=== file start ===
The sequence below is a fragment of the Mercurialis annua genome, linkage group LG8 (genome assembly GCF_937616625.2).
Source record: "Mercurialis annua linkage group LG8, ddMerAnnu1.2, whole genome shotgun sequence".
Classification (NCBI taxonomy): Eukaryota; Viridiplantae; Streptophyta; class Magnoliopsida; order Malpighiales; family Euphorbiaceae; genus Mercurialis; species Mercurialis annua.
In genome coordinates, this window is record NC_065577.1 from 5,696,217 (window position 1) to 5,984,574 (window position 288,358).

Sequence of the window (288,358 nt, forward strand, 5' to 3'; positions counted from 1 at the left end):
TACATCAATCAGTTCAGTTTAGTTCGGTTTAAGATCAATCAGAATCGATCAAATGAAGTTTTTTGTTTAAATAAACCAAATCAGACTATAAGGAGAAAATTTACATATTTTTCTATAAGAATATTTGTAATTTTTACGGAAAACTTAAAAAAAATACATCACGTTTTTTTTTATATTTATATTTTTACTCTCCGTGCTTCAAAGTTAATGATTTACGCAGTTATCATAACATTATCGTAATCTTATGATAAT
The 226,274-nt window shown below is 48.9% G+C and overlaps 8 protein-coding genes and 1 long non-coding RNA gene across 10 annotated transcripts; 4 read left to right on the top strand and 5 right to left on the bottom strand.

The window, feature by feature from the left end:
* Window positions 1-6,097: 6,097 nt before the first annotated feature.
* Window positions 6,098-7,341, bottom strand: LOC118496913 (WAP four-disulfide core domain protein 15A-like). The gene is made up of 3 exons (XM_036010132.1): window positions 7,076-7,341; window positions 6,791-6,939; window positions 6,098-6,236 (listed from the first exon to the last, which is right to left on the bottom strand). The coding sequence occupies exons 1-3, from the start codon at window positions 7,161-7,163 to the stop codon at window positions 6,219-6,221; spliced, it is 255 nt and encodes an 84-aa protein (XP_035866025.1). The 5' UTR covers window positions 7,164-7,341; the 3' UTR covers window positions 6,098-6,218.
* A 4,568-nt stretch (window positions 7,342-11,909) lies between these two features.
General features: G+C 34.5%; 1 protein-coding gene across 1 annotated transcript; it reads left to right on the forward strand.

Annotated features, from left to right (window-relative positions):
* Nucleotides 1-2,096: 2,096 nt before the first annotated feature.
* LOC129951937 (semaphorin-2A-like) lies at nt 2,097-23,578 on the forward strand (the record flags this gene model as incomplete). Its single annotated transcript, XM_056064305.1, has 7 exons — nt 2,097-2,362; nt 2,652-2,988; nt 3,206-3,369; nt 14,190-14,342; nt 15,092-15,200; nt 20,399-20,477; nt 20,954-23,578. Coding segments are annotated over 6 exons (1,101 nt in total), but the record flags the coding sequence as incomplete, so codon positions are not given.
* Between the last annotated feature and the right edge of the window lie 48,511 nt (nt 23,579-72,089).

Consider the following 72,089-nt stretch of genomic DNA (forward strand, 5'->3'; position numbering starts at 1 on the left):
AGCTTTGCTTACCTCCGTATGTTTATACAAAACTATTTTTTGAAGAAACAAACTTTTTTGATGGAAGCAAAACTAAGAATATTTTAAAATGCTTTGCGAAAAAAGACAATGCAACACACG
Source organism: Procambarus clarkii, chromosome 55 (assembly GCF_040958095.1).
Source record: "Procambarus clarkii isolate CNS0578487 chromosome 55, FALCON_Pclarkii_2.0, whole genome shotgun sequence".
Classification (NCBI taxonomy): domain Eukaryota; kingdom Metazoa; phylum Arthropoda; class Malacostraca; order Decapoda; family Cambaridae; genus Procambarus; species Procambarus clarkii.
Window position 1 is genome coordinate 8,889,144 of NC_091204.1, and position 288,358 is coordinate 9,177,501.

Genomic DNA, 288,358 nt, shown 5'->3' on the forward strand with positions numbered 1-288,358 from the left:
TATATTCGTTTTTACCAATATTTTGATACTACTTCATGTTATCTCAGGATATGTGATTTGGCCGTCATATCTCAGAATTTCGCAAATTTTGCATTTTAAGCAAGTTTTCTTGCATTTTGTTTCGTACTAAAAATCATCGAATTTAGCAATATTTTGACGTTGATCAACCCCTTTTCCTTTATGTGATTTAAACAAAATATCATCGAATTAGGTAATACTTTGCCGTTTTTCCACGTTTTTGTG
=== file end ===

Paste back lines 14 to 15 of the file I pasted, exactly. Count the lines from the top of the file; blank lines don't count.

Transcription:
* Nucleotides 1-2,096: 2,096 nt before the first annotated feature.
* LOC129951937 (semaphorin-2A-like) lies at nt 2,097-23,578 on the forward strand (the record flags this gene model as incomplete). Its single annotated transcript, XM_056064305.1, has 7 exons — nt 2,097-2,362; nt 2,652-2,988; nt 3,206-3,369; nt 14,190-14,342; nt 15,092-15,200; nt 20,399-20,477; nt 20,954-23,578. Coding segments are annotated over 6 exons (1,101 nt in total), but the record flags the coding sequence as incomplete, so codon positions are not given.